By Aabigayle McIntosh
Radiation treatment for various types of cancer in Antigua and Barbuda has now become another hurdle to overcome since the closure of the Cancer Centre Eastern Caribbean.
This is according to a 22-year breast cancer survivor Desiree Edwards who joins a long list of people who are lamenting the closure of the facility and hoping for a speedy resolution on the part of the government.
She was speaking on local radio on Monday lamenting a myriad of challenges associated with the unavailability of the crucial treatment following the April 30th closure of the cancer center.
“It is not just the radiation treatment, it’s everything surrounding it. You have to travel, and airfare, and you are worried about the finances. It is six weeks every day, in the same place, same time, and the same process,” she said during an Observer radio interview.
“There is also the anxiety of being away from your loved ones, your family, your support system and not having the full support of that system,” she added.
While the government has indicated that measures will be put in place to accommodate patients who will require treatment overseas. This will be done on a needs basis and only those who cannot afford to pay out of pocket will be catered for.
It is also not yet clear whether monies paid out by the Medical Benefits Scheme (MBS) will cover the cost of accommodations, meals, and family members of the affected patient in addition to the cost of care or surgery.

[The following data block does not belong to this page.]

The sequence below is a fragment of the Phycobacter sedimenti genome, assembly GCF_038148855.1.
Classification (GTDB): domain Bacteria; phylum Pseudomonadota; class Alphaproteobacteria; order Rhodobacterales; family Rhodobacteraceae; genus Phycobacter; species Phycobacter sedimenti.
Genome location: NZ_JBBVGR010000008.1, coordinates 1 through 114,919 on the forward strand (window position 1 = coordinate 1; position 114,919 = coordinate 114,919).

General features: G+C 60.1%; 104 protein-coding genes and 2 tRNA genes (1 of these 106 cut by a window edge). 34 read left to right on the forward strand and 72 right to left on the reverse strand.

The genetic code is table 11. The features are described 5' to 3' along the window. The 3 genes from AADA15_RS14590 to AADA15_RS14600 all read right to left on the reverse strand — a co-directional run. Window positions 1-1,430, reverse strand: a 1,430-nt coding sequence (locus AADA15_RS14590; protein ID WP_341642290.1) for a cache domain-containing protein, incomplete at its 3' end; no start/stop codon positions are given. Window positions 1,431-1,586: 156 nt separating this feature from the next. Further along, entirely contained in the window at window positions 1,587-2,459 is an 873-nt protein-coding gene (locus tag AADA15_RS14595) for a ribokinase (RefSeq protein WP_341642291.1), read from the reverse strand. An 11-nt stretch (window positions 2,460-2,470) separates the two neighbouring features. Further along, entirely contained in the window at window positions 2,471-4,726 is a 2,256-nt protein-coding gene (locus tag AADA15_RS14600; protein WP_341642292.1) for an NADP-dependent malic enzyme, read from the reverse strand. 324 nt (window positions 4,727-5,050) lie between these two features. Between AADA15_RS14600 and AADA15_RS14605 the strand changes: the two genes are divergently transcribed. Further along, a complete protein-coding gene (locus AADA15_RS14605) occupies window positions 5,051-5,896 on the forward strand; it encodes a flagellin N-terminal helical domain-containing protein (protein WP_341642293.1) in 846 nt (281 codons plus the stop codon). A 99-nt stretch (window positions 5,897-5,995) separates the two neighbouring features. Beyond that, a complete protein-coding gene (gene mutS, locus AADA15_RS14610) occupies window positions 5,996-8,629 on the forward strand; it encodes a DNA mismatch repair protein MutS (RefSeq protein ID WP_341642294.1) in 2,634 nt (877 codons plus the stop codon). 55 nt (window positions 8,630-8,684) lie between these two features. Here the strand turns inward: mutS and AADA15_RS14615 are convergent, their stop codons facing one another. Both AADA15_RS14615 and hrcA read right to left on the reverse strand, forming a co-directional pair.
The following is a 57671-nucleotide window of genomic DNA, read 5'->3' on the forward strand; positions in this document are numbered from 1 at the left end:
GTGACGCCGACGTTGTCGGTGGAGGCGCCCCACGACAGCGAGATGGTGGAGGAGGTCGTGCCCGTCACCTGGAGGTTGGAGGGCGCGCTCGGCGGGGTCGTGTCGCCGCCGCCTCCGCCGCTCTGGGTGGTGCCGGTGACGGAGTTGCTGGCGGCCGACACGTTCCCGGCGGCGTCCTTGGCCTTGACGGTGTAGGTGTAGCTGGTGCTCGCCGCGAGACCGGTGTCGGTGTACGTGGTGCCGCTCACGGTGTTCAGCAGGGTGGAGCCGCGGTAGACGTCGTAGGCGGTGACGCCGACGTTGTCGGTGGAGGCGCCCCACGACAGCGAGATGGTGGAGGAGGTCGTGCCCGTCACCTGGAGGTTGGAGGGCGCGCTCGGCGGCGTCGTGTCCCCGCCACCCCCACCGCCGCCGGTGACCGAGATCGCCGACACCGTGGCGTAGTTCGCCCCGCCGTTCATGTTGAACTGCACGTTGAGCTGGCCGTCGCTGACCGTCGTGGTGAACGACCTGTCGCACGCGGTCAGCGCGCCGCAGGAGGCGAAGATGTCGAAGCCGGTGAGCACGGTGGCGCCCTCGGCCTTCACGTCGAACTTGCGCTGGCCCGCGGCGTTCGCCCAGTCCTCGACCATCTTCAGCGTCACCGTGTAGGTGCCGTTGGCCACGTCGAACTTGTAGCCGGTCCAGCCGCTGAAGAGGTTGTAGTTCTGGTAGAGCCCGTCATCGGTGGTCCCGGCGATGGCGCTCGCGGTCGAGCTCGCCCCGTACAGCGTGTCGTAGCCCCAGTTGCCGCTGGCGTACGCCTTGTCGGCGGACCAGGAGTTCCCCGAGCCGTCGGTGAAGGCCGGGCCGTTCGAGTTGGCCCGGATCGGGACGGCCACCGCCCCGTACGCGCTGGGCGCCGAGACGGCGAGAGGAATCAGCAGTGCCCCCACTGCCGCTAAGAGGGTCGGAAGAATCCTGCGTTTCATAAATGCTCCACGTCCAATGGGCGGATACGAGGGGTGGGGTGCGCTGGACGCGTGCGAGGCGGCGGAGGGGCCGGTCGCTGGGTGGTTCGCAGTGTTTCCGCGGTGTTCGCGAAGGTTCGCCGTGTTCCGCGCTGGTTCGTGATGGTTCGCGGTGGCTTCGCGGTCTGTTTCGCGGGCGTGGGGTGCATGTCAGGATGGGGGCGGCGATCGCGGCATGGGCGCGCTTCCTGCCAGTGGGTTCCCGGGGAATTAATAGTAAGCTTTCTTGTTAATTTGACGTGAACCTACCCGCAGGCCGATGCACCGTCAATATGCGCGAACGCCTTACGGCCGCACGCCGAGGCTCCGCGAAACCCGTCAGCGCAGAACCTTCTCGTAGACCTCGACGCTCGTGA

Meanwhile, Edwards who was speaking following Sunday’s observation of National Cancer Survivors Day, also chronicled her journey from diagnosis to treatment over 20 years ago.
She recalled receiving the “distressing news” in February 2001 which came at the age of 38 years.
Having never done a mammogram and living a vibrant life full of activity breast cancer was the last thing on her mind.
In addition to this, the discovery came after her partner found that something was wrong.
“It was a rocky road it was not easy. My care at the time was kind of disjointed because I went into full denial. I actually wanted a second and third opinion because I just could not believe that anyone under 40 at the time would be diagnosed with breast cancer”.
“I had a lot of myths in my head thinking that breast cancer was something that affected older women, women who were heavy with big busts, it just did not match the profile that I had in my mind,” she added.
After the sad news started to sink in, Edwards said she thrust herself into survival mode and started reading everything she could find on the subject, and with the support of family and friends, she has survived the ordeal 22 years later.
Her medical journey included a lumpectomy- breast-conserving surgery, Chemo-therapy, radiation for a six weeks period and 7 years of hormone therapy.
“When you think about the length of time you spend in active its not just a year or two, it’s a wider span. You have to stay on top of it by doing your monthly check-ups and your clinical exams,” Edwards said.
Edwards says keeping a strong faith and a positive mind got her through the process.